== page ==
The exploration of space, while appearing to adhere to the Zionist national ethos in its embrace of all features of the land of Israel, is complicated when considering the Israeli Arab, Palestinian (or “Israeli Palestinian,” p. 6) experience. Using the Hebrew works of Kashua, and to a lesser degree Anton Shammas, Grumberg deals with Israeli Arab dilemmas in light of spaces, including issues of hybridized identities as Israelis, Israeli-Arabs, and Israeli-Palestinians. Spatial themes, liminal or other, in these writers’ works underscore the paralysis of the Arab protagonist in arenas that may be desirable but also confining, ranging from village houses as expressions of “sumud,” or belonging, and the checkpoint as a blocking force.
And while writers predominantly occupy themselves with Israeli spaces, Hoffman, of the Other Wave (gal aher) of Hebrew writers, and Matalon challenge the exclusivity of the Zionist narrative in terms of the centrality of space by focusing also on diasporic vernacular arenas with which his protagonists maintain a tenuous though discernible tie. Their challenges extend the notion of territory as they appear to redeem, in part, the landscape of Europe, Arab lands or their synecdoche in the Israeli street--cafes, salons--for Hebrew writers of the present. Unlike the territorially fixed Palestinian narrative, Hoffman’s view is of a slippery notion of space in his embrace of the European landscape. By this act, both authors imply that the Israelis are dominated, consciously and not, by European and Middle Eastern vernacular spaces to have successfully eradicated any affinity of the Diaspora through negating it.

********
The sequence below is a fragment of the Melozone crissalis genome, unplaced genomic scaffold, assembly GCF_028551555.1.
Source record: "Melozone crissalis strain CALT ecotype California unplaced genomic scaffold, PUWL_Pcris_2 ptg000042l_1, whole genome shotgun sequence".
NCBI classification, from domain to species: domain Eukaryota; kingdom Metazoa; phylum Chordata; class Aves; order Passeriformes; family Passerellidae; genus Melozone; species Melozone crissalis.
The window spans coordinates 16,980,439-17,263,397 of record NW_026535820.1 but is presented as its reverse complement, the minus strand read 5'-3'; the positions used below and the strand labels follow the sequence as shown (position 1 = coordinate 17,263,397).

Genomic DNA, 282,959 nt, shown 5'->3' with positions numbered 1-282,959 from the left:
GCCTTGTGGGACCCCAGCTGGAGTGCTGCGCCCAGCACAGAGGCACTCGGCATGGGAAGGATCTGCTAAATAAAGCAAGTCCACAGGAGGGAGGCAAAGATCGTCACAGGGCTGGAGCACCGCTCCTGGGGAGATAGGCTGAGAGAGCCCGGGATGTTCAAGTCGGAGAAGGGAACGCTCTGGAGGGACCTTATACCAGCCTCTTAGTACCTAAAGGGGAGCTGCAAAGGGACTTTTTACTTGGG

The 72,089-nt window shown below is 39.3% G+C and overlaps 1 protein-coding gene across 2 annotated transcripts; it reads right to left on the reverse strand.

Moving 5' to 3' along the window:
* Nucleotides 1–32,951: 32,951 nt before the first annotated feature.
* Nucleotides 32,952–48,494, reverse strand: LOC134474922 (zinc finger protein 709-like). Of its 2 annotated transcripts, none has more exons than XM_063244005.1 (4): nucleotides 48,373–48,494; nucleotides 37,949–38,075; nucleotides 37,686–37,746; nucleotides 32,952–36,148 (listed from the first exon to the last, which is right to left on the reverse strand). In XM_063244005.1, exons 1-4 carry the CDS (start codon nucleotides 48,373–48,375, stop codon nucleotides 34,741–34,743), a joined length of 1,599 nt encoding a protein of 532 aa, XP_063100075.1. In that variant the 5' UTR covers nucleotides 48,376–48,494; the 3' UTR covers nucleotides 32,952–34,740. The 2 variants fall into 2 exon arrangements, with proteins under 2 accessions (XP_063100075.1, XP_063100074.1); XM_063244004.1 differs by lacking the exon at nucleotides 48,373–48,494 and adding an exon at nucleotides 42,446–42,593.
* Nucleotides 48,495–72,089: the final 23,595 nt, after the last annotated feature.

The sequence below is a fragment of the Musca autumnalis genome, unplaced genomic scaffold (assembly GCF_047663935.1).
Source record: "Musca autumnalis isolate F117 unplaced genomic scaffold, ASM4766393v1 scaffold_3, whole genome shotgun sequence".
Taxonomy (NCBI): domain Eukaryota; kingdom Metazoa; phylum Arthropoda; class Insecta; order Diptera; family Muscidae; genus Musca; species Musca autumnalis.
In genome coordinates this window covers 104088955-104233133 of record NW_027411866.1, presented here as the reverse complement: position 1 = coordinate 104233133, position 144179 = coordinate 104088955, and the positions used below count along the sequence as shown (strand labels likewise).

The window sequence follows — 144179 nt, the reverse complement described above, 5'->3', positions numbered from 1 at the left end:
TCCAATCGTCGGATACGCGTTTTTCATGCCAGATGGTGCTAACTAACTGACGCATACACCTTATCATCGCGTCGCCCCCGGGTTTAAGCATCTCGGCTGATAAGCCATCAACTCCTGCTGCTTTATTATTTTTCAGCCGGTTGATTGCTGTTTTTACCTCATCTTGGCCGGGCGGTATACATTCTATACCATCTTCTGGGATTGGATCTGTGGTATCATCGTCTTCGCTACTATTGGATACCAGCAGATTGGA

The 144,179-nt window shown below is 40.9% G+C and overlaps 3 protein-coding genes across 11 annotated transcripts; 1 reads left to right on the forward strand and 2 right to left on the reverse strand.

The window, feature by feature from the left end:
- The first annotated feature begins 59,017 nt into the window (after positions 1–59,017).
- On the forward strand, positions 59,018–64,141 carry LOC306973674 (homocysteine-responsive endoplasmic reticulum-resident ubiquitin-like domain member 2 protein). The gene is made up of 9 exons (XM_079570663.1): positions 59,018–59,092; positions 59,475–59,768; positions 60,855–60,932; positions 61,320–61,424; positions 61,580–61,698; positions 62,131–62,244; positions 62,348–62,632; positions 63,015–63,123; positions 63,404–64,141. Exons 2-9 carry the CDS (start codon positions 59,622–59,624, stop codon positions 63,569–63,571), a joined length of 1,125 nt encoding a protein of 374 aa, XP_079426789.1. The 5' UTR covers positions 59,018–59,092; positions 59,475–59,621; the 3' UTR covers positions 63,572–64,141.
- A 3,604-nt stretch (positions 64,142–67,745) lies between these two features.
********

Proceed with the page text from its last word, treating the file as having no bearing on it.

Grumberg’s study encompasses established and new scholarship and authors, who are on the cusp as representatives of the diverse attitudes on the discourse of space. She traces a developing progression from literal space to metaphoric and psychological, from Zionist to diverse, extraterritorial spaces. Readers are invited to witness the growth and evolving views as expressed in ever newer platforms. Yet one is left wondering whether anything specific distinguishes novels to the exclusion of other genres, and perhaps even the other arts (including the first “Israeli” movie, Hill 24 Does Not Answer ) as a fitting and proper medium of study.
. In his poetic-philosophic vignette, “The Otter,” in Walter Benjamin, Berlin Childhood around 1900, trans. H. Eiland (Cambridge: Belknap Press of Harvard University Press, 2006).
If there is additional discussion of this review, you may access it through the network, at: https://networks.h-net.org/h-judaic.
Stephen Katz. Review of Grumberg, Karen, Place and Ideology in Contemporary Hebrew Literature.
H-Judaic, H-Net Reviews.